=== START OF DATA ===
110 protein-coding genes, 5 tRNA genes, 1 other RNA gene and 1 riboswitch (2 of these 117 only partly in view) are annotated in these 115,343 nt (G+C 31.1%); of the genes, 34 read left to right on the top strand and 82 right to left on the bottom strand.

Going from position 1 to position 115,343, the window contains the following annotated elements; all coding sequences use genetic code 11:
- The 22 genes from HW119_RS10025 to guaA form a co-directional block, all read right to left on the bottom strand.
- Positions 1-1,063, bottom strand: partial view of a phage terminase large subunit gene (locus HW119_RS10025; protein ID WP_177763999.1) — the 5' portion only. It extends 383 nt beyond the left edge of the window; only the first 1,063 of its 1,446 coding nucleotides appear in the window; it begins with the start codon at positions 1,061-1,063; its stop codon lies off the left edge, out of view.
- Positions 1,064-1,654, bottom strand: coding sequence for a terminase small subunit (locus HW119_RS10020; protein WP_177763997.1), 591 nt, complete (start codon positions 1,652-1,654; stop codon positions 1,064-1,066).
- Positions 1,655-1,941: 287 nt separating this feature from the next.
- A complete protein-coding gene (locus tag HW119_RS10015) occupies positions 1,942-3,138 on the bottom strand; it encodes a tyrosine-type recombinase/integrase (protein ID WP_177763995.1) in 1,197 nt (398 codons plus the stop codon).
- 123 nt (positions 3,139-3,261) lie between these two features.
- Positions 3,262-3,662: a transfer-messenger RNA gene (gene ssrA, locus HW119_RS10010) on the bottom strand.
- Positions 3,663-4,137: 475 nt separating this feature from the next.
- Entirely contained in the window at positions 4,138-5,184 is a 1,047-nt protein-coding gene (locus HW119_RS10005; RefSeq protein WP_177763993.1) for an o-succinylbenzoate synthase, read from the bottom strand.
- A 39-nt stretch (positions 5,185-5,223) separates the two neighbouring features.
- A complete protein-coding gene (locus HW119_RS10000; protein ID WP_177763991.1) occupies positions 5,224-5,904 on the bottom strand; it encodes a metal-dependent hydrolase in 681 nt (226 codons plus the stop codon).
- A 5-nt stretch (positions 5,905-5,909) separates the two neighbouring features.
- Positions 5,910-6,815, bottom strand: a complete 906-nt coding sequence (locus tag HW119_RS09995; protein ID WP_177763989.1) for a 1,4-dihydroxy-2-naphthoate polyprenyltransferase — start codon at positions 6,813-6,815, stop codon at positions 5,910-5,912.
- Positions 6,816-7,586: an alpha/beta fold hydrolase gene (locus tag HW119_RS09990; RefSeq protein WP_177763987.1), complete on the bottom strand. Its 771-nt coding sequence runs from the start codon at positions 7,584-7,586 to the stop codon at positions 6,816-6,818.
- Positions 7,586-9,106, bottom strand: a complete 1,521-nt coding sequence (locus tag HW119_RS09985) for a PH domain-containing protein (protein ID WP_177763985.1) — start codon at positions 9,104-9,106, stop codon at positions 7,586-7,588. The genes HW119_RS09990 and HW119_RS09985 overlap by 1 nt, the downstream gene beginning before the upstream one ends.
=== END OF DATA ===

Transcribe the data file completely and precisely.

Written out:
110 protein-coding genes, 5 tRNA genes, 1 other RNA gene and 1 riboswitch (2 of these 117 only partly in view) are annotated in these 115,343 nt (G+C 31.1%); of the genes, 34 read left to right on the top strand and 82 right to left on the bottom strand.

Going from position 1 to position 115,343, the window contains the following annotated elements; all coding sequences use genetic code 11:
- The 22 genes from HW119_RS10025 to guaA form a co-directional block, all read right to left on the bottom strand.
- Positions 1-1,063, bottom strand: partial view of a phage terminase large subunit gene (locus HW119_RS10025; protein ID WP_177763999.1) — the 5' portion only. It extends 383 nt beyond the left edge of the window; only the first 1,063 of its 1,446 coding nucleotides appear in the window; it begins with the start codon at positions 1,061-1,063; its stop codon lies off the left edge, out of view.
- Positions 1,064-1,654, bottom strand: coding sequence for a terminase small subunit (locus HW119_RS10020; protein WP_177763997.1), 591 nt, complete (start codon positions 1,652-1,654; stop codon positions 1,064-1,066).
- Positions 1,655-1,941: 287 nt separating this feature from the next.
- A complete protein-coding gene (locus tag HW119_RS10015) occupies positions 1,942-3,138 on the bottom strand; it encodes a tyrosine-type recombinase/integrase (protein ID WP_177763995.1) in 1,197 nt (398 codons plus the stop codon).
- 123 nt (positions 3,139-3,261) lie between these two features.
- Positions 3,262-3,662: a transfer-messenger RNA gene (gene ssrA, locus HW119_RS10010) on the bottom strand.
- Positions 3,663-4,137: 475 nt separating this feature from the next.
- Entirely contained in the window at positions 4,138-5,184 is a 1,047-nt protein-coding gene (locus HW119_RS10005; RefSeq protein WP_177763993.1) for an o-succinylbenzoate synthase, read from the bottom strand.
- A 39-nt stretch (positions 5,185-5,223) separates the two neighbouring features.
- A complete protein-coding gene (locus HW119_RS10000; protein ID WP_177763991.1) occupies positions 5,224-5,904 on the bottom strand; it encodes a metal-dependent hydrolase in 681 nt (226 codons plus the stop codon).
- A 5-nt stretch (positions 5,905-5,909) separates the two neighbouring features.
- Positions 5,910-6,815, bottom strand: a complete 906-nt coding sequence (locus tag HW119_RS09995; protein ID WP_177763989.1) for a 1,4-dihydroxy-2-naphthoate polyprenyltransferase — start codon at positions 6,813-6,815, stop codon at positions 5,910-5,912.
- Positions 6,816-7,586: an alpha/beta fold hydrolase gene (locus tag HW119_RS09990; RefSeq protein WP_177763987.1), complete on the bottom strand. Its 771-nt coding sequence runs from the start codon at positions 7,584-7,586 to the stop codon at positions 6,816-6,818.
- Positions 7,586-9,106, bottom strand: a complete 1,521-nt coding sequence (locus tag HW119_RS09985) for a PH domain-containing protein (protein ID WP_177763985.1) — start codon at positions 9,104-9,106, stop codon at positions 7,586-7,588. The genes HW119_RS09990 and HW119_RS09985 overlap by 1 nt, the downstream gene beginning before the upstream one ends.